Welcome to part 3, the final post in our mini series “Effective Divi Web Design Principles” where we’re exploring effective design practices to help empower new web designers and those who identify as someone without an “eye for design.”
Now that we’ve covered preparing and learning how to have a better eye for design and have gone over some effective design principles to have in our toolbox, we’re going to focus on 3 very important areas of design that are key to achieving a well-designed site.
Let’s get right to it!
3 Important Areas of Design to Focus on for Every Website Build
If you’ve kept up with the first two posts in this series, you’ve heard me point out that there’s no right or wrong when it comes to design, but along with the effective design principles we went over, there are a few important, practical areas of design that I focus on to ensure a successful, eye pleasing website build every time. And the best part is, these ideas are transferrable to any type of industry or web design style!
1) Typography and Fonts
Your site can have beautiful imagery, engaging colors and pleasing design elements, but if the type looks off or doesn’t fit the style of the site, it can be a major deterrent. Since we’re not getting into the basics of typography in this series, please refer back to our 50 Typography Terms Every Web Designer Should Know (And Understand) post if you’d like to learn more about the basics. An understanding of kerning, leading, tracking, sans and sans-serif fonts will greatly behove the person looking to get better at type and design.
Let me offer you a few practical typography guidelines I stick to as a successful Divi web designer with clients who differ greatly in design styles and different industries:
Use fonts that pair well with your sites industry/design – In the first post of this series, I recalled an example where I self-admittedly designed a site that had great imagery and colors but the font didn’t match well. In short, it was an industrial manufacturing site and the font I initially used was a more modern, sleek style that indeed didn’t fit the look and brand of the company.
This doesn’t mean that you can’t get creative with fonts or that you have to match the industry status quo, but practically, if you’re working on a professional service site, you’re probably not going to want an over-the-top, artsy font involved. And vise versa, if you’re working on something with a unique, perhaps artsy vibe, maybe Arial or Helvetica isn’t going to match the vibe you’re going for. This brings me to my next point of mixing and matching fonts.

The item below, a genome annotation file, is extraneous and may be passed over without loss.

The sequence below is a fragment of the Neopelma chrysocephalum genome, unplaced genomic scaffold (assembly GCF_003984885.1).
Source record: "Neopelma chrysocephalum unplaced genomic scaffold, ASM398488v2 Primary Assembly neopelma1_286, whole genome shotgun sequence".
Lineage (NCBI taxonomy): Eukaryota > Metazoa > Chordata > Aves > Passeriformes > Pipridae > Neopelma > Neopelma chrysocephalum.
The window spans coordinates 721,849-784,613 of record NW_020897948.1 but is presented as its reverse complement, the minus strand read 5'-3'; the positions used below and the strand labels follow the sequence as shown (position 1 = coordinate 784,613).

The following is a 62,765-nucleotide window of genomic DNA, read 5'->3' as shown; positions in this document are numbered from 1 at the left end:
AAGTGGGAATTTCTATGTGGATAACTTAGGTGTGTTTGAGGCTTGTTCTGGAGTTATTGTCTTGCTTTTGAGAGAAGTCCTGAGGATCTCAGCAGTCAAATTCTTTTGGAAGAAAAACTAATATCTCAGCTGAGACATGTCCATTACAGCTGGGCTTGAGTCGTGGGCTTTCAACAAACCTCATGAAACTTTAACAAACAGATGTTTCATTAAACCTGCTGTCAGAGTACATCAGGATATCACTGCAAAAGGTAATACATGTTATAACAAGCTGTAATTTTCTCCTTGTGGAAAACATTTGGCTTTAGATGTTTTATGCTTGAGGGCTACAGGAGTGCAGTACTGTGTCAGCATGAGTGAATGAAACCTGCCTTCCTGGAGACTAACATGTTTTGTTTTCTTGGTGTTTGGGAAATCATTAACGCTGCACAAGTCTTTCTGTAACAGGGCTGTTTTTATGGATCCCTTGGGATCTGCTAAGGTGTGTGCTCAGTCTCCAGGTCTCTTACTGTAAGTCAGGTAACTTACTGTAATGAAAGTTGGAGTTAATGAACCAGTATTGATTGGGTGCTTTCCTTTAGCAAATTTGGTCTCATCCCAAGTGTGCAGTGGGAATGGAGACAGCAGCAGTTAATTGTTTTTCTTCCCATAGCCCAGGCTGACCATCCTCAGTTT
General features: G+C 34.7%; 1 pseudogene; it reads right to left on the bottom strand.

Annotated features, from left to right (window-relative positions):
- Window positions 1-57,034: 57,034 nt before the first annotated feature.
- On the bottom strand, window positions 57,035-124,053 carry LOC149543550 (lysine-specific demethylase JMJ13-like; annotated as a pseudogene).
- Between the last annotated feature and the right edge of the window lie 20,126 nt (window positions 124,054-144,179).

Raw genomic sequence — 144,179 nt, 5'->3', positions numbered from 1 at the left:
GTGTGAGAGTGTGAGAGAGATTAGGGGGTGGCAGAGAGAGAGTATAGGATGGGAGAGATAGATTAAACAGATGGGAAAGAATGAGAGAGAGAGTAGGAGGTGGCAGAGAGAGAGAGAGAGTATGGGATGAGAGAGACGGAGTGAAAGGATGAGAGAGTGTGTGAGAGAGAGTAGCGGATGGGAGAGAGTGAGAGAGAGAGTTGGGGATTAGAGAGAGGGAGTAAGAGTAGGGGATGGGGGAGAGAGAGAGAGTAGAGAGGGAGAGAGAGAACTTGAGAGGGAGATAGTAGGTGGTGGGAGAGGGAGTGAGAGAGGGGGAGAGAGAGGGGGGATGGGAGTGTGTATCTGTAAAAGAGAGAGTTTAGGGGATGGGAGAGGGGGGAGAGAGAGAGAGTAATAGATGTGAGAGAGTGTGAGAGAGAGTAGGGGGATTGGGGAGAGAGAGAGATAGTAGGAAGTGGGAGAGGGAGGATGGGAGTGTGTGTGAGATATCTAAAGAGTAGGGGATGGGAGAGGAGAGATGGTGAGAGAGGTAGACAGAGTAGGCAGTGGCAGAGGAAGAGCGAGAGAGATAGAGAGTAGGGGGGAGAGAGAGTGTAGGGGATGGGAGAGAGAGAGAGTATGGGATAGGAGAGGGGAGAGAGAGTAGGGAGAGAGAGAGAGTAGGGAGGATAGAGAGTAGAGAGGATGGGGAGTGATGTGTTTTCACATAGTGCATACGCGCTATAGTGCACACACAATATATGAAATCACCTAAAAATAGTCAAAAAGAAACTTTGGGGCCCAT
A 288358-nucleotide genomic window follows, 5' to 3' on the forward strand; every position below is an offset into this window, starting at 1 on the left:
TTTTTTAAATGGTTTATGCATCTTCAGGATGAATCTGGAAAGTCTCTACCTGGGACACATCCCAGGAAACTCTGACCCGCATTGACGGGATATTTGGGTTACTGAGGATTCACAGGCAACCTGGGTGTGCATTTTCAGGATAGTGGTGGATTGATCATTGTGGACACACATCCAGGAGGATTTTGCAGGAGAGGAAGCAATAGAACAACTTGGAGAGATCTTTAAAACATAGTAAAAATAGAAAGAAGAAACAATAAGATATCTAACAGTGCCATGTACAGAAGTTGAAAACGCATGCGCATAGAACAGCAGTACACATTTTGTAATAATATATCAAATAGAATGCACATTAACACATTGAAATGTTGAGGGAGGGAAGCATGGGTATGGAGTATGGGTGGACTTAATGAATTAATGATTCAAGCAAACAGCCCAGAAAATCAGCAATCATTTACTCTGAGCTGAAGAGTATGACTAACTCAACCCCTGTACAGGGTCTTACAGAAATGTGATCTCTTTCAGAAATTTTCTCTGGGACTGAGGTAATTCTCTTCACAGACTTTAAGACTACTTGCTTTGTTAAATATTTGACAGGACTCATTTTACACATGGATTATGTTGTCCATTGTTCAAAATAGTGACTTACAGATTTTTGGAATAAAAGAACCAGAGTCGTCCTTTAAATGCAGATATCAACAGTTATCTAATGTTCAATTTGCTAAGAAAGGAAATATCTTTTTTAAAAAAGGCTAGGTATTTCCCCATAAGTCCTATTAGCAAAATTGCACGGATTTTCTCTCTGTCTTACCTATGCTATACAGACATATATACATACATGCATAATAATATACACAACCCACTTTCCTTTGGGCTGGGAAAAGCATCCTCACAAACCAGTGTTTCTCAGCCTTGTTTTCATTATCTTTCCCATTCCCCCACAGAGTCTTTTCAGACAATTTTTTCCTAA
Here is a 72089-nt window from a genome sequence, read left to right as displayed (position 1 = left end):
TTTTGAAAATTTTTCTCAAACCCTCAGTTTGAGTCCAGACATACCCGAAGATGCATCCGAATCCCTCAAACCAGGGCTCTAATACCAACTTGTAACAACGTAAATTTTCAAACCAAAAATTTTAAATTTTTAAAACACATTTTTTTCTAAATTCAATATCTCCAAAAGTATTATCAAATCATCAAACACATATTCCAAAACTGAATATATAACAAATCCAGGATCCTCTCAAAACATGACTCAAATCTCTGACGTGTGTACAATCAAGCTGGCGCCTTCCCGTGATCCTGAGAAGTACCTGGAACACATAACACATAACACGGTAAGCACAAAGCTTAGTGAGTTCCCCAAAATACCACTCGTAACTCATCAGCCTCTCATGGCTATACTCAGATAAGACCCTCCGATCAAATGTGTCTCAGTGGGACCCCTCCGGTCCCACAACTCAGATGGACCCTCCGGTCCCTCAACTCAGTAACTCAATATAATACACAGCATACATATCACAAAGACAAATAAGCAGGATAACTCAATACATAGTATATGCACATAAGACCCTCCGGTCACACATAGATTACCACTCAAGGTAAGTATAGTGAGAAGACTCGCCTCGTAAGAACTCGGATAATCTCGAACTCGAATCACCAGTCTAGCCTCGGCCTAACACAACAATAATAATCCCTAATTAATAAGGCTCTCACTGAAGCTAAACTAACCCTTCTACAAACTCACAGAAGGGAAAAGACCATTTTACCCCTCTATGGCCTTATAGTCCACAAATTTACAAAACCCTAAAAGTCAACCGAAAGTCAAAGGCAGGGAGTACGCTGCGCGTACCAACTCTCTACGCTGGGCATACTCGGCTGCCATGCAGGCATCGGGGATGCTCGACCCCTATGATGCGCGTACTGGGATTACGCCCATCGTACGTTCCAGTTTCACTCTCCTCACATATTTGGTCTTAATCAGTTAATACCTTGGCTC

Stick with 2 to 3 fonts – A basic design principle that has stood the test of time for decades is to limit the number of fonts you use. Too many fonts distract the reader, often confuse hierarchy and frankly, end up looking like an old western flyer seeking a reward for an outlaw. I often stick with one font for headers and titles, then typically use an easily readable sans-serif font for all my paragraph text. Sometimes I’ll have a 3rd style font for the main menu but my menu font is often streamlined with my titles.
For more ideas on how to pair fonts together, please refer to this previous post on Font Pairing in Web Design: 7 Key Principles Revealed and Explained
Have visuals with your text – A decent amount of text in your content is great. In fact, it’s recommended to have at least 300 words per page to help from an SEO perspective. But beware having too much text and not enough visual aids. For books, blogs, articles and other long form content, a lot of text is expected but if you’re designing a nice engaging landing page, too much content will bore the user before they look any further. I often design with the mindset that the front page should be the sales funnel that gets clients through the door THEN they can dive into more pages, blogs and other resources for more detailed information.